The Role of Compound Substances in Leibniz’s Metaphysics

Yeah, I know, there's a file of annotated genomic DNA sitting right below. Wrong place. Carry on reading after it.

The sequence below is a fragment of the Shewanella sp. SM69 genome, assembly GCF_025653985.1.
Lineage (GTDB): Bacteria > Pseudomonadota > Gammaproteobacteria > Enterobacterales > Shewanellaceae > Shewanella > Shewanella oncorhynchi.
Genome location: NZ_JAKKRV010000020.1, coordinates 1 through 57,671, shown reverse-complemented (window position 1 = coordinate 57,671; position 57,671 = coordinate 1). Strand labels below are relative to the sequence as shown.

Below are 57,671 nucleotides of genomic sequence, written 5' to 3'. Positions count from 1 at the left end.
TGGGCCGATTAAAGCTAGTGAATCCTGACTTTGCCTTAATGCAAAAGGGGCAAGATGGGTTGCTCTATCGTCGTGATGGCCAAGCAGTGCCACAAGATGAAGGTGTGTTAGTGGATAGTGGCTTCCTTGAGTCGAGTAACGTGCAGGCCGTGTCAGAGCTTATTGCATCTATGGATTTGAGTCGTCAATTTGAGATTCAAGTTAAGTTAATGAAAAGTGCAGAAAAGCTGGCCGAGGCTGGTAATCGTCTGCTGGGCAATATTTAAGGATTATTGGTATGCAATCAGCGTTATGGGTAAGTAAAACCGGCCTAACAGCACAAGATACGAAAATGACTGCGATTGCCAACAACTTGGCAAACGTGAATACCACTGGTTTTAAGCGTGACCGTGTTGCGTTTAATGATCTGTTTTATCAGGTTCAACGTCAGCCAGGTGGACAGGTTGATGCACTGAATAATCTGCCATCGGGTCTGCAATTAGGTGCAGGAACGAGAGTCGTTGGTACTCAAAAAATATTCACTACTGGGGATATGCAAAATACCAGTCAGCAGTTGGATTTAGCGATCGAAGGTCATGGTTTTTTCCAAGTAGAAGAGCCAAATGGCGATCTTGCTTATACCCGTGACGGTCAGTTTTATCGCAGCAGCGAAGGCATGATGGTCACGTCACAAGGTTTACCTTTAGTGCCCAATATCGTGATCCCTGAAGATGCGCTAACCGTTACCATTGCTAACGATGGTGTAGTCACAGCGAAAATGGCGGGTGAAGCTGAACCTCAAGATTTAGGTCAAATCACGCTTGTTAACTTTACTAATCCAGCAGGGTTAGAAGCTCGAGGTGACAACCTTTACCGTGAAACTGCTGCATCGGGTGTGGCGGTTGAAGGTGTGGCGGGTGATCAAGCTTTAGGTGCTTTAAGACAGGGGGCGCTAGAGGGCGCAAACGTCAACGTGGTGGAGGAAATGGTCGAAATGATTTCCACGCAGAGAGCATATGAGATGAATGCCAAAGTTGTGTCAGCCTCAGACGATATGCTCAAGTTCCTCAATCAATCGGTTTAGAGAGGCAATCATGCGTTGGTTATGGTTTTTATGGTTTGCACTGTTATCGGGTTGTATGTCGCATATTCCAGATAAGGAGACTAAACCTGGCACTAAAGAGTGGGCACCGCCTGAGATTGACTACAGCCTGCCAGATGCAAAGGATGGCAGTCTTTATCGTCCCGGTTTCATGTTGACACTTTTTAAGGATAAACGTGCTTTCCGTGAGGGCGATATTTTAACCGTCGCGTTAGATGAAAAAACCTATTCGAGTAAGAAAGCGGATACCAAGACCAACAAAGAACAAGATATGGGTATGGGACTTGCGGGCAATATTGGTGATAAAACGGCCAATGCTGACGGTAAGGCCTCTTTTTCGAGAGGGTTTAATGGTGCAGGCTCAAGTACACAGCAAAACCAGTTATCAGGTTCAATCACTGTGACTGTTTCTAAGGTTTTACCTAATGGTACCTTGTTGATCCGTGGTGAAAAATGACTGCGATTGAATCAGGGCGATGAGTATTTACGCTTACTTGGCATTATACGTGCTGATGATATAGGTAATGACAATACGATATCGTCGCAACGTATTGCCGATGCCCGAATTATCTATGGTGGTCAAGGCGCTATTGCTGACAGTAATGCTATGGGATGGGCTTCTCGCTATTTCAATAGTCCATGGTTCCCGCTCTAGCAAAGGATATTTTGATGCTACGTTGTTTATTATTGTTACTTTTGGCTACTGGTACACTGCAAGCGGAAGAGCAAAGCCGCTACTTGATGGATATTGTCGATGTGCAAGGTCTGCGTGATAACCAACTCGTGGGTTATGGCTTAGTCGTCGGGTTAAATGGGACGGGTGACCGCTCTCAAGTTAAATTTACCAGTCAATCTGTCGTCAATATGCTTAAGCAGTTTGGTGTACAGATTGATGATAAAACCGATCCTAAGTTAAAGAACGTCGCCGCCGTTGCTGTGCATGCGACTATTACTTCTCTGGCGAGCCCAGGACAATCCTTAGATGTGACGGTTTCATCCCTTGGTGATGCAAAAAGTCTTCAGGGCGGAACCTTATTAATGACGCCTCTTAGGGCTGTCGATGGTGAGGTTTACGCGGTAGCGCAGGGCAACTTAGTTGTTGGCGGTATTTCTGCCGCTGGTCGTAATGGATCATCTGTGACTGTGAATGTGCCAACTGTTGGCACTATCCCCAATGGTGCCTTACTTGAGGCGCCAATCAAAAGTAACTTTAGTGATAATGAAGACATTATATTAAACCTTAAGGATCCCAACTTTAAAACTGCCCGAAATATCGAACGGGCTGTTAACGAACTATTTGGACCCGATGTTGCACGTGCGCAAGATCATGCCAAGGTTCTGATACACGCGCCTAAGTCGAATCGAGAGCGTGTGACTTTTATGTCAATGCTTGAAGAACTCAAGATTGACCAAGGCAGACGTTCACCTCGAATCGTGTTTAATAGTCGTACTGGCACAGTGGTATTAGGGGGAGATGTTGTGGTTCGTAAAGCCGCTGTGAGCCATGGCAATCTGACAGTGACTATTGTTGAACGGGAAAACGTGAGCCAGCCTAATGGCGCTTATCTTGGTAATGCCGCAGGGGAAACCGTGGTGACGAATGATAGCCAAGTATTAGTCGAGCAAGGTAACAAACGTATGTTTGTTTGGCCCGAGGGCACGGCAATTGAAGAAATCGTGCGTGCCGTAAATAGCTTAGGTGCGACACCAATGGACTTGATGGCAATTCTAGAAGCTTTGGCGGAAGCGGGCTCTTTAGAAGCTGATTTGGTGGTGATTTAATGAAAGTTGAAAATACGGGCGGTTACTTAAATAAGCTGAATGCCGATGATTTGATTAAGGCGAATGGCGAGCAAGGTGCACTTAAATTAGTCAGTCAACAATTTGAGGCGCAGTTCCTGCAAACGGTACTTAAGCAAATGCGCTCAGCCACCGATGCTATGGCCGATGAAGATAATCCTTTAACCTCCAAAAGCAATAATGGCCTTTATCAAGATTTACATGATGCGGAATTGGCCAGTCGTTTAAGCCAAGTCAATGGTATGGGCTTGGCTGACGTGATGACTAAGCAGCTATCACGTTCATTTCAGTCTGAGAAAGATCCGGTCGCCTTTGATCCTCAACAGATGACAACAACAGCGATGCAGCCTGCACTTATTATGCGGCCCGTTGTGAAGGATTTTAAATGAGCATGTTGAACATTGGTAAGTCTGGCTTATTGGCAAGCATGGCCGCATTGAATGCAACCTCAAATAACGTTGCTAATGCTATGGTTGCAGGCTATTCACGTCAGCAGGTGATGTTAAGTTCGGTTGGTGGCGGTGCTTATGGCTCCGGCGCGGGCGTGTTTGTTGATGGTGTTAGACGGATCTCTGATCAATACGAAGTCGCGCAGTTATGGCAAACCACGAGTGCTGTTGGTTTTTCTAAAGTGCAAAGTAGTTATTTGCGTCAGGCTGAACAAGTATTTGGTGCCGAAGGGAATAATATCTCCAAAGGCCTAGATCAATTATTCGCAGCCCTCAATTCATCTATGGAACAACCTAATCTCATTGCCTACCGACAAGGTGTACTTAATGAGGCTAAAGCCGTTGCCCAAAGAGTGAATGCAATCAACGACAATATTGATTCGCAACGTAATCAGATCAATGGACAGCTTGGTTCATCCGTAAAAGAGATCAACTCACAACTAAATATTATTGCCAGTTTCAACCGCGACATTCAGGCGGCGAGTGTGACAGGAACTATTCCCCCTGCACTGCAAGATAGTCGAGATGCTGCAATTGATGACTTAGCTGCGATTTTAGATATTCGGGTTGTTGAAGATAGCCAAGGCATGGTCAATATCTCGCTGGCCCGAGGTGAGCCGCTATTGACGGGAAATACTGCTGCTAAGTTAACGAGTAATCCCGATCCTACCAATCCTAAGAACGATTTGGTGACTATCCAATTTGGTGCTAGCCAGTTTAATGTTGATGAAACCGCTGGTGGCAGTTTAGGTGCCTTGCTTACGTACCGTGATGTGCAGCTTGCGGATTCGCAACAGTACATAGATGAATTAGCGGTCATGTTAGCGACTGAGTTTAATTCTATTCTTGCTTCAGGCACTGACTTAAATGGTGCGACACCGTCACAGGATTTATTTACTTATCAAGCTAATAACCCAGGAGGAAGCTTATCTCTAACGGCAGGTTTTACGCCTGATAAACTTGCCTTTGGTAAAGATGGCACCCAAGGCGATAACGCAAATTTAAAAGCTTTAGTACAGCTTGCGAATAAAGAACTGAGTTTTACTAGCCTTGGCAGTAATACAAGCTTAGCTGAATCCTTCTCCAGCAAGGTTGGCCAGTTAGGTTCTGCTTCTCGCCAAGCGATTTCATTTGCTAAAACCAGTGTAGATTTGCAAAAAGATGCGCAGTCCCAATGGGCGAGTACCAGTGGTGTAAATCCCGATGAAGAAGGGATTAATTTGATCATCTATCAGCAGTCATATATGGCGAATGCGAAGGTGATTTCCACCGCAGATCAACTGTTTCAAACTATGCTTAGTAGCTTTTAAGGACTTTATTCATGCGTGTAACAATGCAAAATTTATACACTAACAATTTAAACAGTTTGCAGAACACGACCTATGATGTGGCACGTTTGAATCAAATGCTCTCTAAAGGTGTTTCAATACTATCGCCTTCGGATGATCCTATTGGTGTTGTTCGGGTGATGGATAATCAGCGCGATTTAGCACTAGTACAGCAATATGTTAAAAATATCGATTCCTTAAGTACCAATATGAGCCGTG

In this paper, I examine the role of compound substances in general, and animals in particular, in Leibniz’s metaphysical system. I attempt to prove that compound substances were indeed significant competitors of monads themselves, be it in terms of their lacking extension, their capability of physical interaction, or their simplicity. In addition, while compound substances may be considered to be simple in some respect, monads in turn may be considered to be composed in some respect. However, this does not mean a literal composition of parts, since parts are defined as homogeneous with the whole. As an example of compound substances, I examine the category of animals, i.e., compound substances endowed with a dominant monad in addition to some subordinated ones. The typical example of animals are human beings; however, Leibniz was unable to decide what else is supposed to belong into this category. Finally, I point out that, actually, Leibniz never abandoned the composite substances theory, and that it was probably not mere alibism adopted in order to justify his metaphysics in the eyes of the Catholics, as was the case of des Bosses, to whom Leibniz sent several letters about compound substances. Therefore, the idealistic interpretation, a typical one for Leibniz’s later work, does not seem to be in accord with Leibniz’s own intentions. On the contrary, there are many indications suggesting that he was fairly interested in bodies themselves, not merely in the elementary (spiritual) units of bodies.